In 2015, Minor became the first Brave since John Rocker in 2001 to challenge the team in an arbitration hearing. He won and was awarded $5.6 million. On March 3, 2015, Minor again began feeling tightness in his shoulder and was diagnosed with rotator cuff inflammation. As a result, he was placed on the disabled list on March 10. Minor attempted to start throwing programs in mid-March and early April, but felt discomfort both times. He was moved to the 60-day disabled list on May 2. Eleven days later, Minor underwent surgery for a torn labrum, and missed the rest of the season.
Minor became a free agent on December 2, 2015, when the Braves opted not to tender him a contract.
Minor signed a two-year contract with the Kansas City Royals worth $7.25 million with a club option worth $10 million for the 2018 season on February 19, 2016. Minor started the 2016 season on the disabled list. The Royals planned for Minor to return in the second half of the season, but persistent fatigue and discomfort in his shoulder forced Minor to stay on the disabled list for the rest of the season.
Because of his troubles staying healthy, the Royals announced that Minor would pitch out of the bullpen in 2017. A move to relief brought tremendous results for Minor, who saw his average fastball velocity climb to nearly 95 miles per hour, compared to 91 miles per hour as a starter. Minor would emerge as one of the Royals best relievers, finishing with a 2.55 ERA and six saves, with 88 strikeouts in 772⁄3 innings. Despite his success out of the bullpen, Minor returned to starting in 2018.
On December 4, 2017, Minor signed with the Texas Rangers to a three-year, $28 million deal. In 2018, Minor went 12–8 with a 4.18 ERA and 110 strikeouts in 157 innings.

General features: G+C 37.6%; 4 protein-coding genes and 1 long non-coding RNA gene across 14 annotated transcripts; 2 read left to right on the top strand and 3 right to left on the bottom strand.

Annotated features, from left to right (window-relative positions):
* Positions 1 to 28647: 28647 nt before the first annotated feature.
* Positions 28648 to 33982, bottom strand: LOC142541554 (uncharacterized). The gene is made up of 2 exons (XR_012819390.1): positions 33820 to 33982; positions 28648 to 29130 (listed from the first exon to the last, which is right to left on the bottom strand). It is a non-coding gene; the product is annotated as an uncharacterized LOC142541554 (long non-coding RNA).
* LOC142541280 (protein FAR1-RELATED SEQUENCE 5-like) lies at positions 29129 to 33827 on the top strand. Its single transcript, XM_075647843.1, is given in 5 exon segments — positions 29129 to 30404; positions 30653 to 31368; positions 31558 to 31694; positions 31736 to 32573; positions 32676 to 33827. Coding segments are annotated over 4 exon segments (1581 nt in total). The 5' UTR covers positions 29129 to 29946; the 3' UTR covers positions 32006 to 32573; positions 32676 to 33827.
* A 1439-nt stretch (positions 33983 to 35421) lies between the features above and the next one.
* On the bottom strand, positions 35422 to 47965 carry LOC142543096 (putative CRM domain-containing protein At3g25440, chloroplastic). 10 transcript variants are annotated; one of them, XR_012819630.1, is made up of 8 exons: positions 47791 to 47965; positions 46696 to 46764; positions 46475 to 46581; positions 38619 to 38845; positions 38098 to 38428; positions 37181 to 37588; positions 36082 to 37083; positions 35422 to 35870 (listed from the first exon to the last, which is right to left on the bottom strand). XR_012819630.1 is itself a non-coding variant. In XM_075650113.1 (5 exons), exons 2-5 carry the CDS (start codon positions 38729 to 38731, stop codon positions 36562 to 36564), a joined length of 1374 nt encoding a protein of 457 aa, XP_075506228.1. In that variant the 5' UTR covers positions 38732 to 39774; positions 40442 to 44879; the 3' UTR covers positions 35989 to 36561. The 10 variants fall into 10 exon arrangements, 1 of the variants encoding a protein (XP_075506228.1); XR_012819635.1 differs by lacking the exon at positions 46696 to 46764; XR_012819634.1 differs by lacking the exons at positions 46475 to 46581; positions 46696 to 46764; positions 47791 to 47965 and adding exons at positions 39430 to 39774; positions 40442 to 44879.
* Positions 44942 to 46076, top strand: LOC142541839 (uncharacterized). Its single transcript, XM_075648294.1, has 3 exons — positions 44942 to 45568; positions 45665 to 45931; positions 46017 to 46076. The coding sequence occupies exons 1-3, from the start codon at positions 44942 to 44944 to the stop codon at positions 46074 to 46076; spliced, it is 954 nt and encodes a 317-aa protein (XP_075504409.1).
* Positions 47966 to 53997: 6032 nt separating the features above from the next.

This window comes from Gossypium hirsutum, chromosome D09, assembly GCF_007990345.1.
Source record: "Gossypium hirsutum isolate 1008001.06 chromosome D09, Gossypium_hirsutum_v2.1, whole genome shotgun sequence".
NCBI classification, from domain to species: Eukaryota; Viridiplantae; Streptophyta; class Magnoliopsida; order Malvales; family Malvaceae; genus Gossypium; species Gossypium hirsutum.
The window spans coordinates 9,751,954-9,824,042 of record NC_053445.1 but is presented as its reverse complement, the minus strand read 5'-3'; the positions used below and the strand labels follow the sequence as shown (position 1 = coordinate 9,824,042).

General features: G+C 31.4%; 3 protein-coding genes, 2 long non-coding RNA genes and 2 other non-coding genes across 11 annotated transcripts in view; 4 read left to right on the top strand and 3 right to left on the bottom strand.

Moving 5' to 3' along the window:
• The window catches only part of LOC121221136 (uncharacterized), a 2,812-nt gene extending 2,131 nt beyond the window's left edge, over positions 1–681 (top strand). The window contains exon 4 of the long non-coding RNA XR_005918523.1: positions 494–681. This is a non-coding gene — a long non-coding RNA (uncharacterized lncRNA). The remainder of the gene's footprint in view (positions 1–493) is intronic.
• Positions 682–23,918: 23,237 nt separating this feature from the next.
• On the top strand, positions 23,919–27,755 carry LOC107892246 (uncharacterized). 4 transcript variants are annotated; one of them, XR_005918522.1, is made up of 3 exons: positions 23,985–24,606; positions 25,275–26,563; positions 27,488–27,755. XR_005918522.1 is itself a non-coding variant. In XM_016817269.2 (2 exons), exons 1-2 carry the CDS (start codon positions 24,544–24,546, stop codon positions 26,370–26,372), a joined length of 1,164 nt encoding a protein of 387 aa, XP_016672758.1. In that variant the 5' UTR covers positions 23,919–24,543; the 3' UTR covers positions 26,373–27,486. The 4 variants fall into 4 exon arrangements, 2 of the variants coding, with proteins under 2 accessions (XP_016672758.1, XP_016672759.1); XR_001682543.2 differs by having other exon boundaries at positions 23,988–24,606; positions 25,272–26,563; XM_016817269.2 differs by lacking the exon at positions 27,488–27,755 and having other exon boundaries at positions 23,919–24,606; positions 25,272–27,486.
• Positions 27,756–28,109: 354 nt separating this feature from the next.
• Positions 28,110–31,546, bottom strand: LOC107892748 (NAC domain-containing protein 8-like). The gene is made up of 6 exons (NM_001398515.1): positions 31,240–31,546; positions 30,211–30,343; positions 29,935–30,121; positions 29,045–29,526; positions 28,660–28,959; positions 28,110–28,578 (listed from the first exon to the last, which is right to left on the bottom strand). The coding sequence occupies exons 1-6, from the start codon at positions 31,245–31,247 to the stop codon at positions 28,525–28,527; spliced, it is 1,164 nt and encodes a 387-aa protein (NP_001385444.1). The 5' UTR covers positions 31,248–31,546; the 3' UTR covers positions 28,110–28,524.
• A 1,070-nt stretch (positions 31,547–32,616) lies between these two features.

In 2019, after posting an MLB-leading 2.40 ERA in his first 17 starts, Minor was selected as an American League pitcher for the 2019 Major League Baseball All-Star Game. However, because he was scheduled to start the Sunday before the All-Star Game, he did not play. Minor finished the 2019 season after going 14–10 with a 3.59 ERA and 200 strikeouts over 208+2⁄3 innings. Minor finished 8th in the 2019 AL Cy Young Award voting.
On August 31, 2020, Minor was traded to the Oakland Athletics in exchange for Dustin Harris and Marcus Smith.
On December 1, 2020, Minor signed a two-year, $18 million contract to return to the Kansas City Royals, with a $13 million club option for the 2023 season and a $1 million buyout.
In 2021, Minor posted an 8–12 record with a 5.05 ERA and 149 strikeouts over 158+2⁄3 innings in 28 starts.
On March 16, 2022, Minor was traded to the Cincinnati Reds in exchange for LHP Amir Garrett.
Minor leads with a four-seam fastball at 89–93 mph, a pitch he throws more than half the time. In relatively equal amounts he throws a slider (83–86), a circle change (82–84), and a knuckle curve (77–80). Left-handed hitters rarely see the changeup, especially with two strikes. The curve has a whiff rate of 39% over Minor's career. He has produced one of the league's lowest ground ball/fly ball ratios since he debuted.